The last jury I served on was for a case involving a double homicide. That was a rough one; I’m too sensitive for such ordeals. The trial lasted a month, during which time we were shown many photographs of the deceased. At least my fellow jurors were a great bunch of people. Despite the intensity of the case, everyone was professional and respectful during our deliberations, which lasted for several days.

I bring up jury duty because of Wonder Woman. While serving on the drug trial, I rode the courthouse elevator with TV’s Wonder Woman, Lynda Carter, whose husband was on trial in the same building for a banking scandal. Unlike the defendant in my trial, Mr. Carter, who is actually Mr. Altman, was acquitted.

In February 1980, Lynda Carter, pro-choice and LGBT rights advocate and spokesperson for irritable bowel syndrome, guest-starred on The Muppet Show, where she sang “The Rubberband Man,” a song written by Thom Bell and Linda Creed about Bell’s son, whose schoolmates mocked him for being chubby, calling him “the fat man.” “The Fat Man” was Bell’s original title for the song, about a large man who knew how to get a party going with his dance moves. It was meant to uplift young Bell, to show that his weight wasn’t something that needed to drag him down. He had talents and abilities that people admired. I don’t think that was clearly conveyed in Carter’s performance.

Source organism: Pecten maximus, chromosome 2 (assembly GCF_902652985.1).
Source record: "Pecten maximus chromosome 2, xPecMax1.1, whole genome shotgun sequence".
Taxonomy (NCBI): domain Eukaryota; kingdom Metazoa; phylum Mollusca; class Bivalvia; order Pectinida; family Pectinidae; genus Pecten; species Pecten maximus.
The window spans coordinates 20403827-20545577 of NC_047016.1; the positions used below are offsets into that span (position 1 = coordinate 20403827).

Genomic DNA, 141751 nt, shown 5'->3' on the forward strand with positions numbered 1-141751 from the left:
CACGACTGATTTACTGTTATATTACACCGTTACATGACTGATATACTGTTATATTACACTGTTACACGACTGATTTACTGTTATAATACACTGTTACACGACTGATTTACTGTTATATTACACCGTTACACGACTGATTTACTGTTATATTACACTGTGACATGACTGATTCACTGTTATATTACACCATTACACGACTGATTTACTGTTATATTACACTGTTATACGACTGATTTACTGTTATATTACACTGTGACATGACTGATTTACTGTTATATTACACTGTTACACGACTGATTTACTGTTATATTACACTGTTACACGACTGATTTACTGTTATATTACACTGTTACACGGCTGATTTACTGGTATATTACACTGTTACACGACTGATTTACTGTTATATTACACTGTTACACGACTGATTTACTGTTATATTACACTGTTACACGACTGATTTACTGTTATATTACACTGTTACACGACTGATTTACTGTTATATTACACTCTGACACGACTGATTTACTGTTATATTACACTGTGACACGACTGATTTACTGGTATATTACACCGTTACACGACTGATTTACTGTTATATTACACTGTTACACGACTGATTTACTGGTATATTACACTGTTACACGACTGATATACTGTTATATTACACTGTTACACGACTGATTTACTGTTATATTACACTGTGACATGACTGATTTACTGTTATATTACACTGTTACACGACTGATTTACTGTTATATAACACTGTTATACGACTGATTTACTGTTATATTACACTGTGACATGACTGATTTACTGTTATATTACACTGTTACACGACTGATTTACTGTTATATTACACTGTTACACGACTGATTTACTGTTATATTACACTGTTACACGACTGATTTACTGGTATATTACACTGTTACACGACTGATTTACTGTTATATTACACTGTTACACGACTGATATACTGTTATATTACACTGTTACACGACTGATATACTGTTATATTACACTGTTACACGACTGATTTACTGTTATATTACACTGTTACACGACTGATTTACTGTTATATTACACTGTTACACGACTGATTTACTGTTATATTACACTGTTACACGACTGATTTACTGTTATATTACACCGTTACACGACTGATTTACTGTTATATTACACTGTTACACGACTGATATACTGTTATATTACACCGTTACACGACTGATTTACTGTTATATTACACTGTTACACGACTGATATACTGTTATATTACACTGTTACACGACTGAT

Three years prior to Carter’s performance of “The Rubberband Man” on The Muppet Show, Tina Turner performed it on The Brady Bunch Hour, a TV variety series featuring the original cast of the sitcom The Brady Bunch except for Eve Plumb (figures, right?) serving us hilarious comedy sketches and memorable musical moments such as this one. Turner performs the song in front of a swimming pool in which four women do a non-strenuous water ballet. Every so often, the tape of audience applause fires up for no discernible reason, other than the producers’ realization of “Holy shit! That’s Tina Turner!“

The best version of “The Rubberband Man” is the original recording, the last top forty hit for Spinners that featured Philippé Wynne on lead vocals. Wynne joined the group in 1972 and left in 1977, the year after “The Rubberband Man” peaked at #2 on the pop chart. He died from a heart attack in 1984. Today Tunes du Jour celebrates Wynne’s birthday by kicking off our weekly dance playlist with Spinners’ “The Rubberband Man.”


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It’s Barry White’s Birthday And I Need To Dance!